Ashlords by Scott Reintgen


91Vgp2o1jTL._AC_UY218_Ashlords by Scott Reintgen. Crown, 9780593119174, 2020

 Format: Hardcover, 358 pages

Rating: 1-5 (5 is an excellent or a Starred review) 4

Genre:  Fantasy Fiction

What did you like about the book?  Ashlords, overlords suppressing both Longhands and Dividians, have power, courtesy of their gods, and do not hesitate to show their dominance over these cultures.  Told in multiple perspectives; Pippa, Imelda, and Adrian, each have something to gain if they win the Races.  With the help of her gods and her pedigree, the Ashlord Pippa is expected to win this year.  Imelda is a Dividian who only got to participate because of a scholarship. She has suffered, with all of her family and friends, from the oppression of the Ashlords her whole life.  Finally Adrian, a Longhand, grew up with rebellion in his heart and will finally be able to show it during the Races.  Along with the other Ashlord contestants, these three not only have to survive, but be the first to cross the finish line.  Elements of magic, horse racing, and adventure will keep readers turning pages to see what will happen next.  Reintgen creates a world that captivates readers and will have them waiting expectantly for a sequel.

Anything you didn’t like about it?  The three narrators are well fleshed out; supporting characters are not as explicitly detailed.  Not a negative; there are many nuances of the characters, setting and plot, and as such may take readers a little time to get into the story line.  Some characters make a brief appearance, for example Oxanos, with little effect or depth; perhaps they are being saved for the sequel.  Traditions are mentioned surrounding each of the cultures, yet very little is shown of them, again, perhaps in the sequel.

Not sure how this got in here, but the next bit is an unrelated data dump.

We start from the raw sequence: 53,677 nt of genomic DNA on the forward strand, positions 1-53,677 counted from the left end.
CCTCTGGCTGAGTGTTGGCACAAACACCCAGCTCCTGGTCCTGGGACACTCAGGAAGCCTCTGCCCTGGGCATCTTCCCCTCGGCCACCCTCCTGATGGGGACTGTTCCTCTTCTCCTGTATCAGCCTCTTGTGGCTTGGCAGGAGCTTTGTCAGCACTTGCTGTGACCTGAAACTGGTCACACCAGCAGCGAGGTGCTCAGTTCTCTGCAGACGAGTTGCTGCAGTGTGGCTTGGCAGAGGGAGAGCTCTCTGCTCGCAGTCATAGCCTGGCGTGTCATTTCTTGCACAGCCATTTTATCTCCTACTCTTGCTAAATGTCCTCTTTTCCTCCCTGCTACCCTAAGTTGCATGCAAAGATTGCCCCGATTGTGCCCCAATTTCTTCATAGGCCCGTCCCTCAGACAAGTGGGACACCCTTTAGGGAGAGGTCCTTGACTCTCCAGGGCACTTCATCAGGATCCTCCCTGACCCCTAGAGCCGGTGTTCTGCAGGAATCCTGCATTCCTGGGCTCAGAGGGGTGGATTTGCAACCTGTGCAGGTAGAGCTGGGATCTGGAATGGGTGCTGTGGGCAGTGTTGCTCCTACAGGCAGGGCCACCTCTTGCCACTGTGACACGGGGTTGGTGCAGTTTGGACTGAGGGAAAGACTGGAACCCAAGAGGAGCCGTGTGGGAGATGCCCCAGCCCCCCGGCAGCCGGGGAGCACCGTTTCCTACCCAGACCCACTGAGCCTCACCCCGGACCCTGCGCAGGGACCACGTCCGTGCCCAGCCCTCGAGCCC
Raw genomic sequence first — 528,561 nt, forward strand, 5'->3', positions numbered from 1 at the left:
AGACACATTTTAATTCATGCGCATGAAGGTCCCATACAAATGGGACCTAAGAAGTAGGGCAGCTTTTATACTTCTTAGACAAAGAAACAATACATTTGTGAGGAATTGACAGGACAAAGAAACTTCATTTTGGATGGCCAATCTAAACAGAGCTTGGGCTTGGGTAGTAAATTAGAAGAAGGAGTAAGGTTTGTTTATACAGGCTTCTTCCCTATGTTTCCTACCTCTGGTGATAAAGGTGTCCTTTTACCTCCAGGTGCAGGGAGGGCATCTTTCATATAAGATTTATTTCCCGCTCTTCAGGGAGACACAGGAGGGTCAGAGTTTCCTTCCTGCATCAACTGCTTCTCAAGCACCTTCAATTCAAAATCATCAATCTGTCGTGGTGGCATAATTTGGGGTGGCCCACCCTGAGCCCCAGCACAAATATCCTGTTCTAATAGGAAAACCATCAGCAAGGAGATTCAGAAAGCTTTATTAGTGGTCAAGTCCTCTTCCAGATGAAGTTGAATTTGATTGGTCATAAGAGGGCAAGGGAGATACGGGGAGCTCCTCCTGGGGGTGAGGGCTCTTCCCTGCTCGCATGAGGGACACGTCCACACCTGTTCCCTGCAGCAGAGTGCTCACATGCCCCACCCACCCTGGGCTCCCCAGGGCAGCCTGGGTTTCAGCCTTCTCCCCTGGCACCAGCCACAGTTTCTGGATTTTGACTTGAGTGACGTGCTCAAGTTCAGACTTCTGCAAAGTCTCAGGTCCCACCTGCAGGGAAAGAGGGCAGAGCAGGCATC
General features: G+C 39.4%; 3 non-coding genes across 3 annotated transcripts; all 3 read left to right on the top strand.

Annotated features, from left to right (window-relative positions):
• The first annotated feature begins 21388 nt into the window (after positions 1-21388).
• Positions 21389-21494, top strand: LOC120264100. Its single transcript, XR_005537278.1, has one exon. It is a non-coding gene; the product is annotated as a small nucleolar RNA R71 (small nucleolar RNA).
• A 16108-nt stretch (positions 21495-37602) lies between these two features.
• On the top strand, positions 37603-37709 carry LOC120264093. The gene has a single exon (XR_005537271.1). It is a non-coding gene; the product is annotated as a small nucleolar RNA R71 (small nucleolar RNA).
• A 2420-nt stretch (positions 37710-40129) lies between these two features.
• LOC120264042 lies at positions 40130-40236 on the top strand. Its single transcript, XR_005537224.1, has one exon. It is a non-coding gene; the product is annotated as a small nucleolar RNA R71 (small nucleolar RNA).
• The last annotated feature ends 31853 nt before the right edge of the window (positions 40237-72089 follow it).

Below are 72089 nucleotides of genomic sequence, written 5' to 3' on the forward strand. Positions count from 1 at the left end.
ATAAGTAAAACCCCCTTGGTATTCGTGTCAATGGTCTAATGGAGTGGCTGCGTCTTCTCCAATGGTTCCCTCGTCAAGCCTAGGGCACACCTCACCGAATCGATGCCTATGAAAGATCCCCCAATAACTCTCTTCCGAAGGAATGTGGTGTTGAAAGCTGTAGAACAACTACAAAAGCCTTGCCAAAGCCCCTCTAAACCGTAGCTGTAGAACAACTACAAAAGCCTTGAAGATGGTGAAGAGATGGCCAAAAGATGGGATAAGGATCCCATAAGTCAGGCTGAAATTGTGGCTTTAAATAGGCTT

To whom would you recommend this book? Readers in grades 5 and up who would enjoy a mix between Hunger Games and The Scorpio Races may enjoy this novel.  There is no adult language, romantic situations that would make it inappropriate for younger readers.  There is some violence.

Who should buy this book? This would be a good purchase for middle/ high school or public libraries that cannot get enough dystopian/fantasy literature.

Where would you shelve it? Fantasy Fiction

Should we (librarians/readers) put this on the top of our “to read” piles?  I feel that this title would reside near the top of the “to read” pile.

Reviewer’s Name, Library (or school), City and State: Elena Schuck, Nathaniel H. Wixon School Library, Dennis, Massachusetts

Date of review: May 20, 2020

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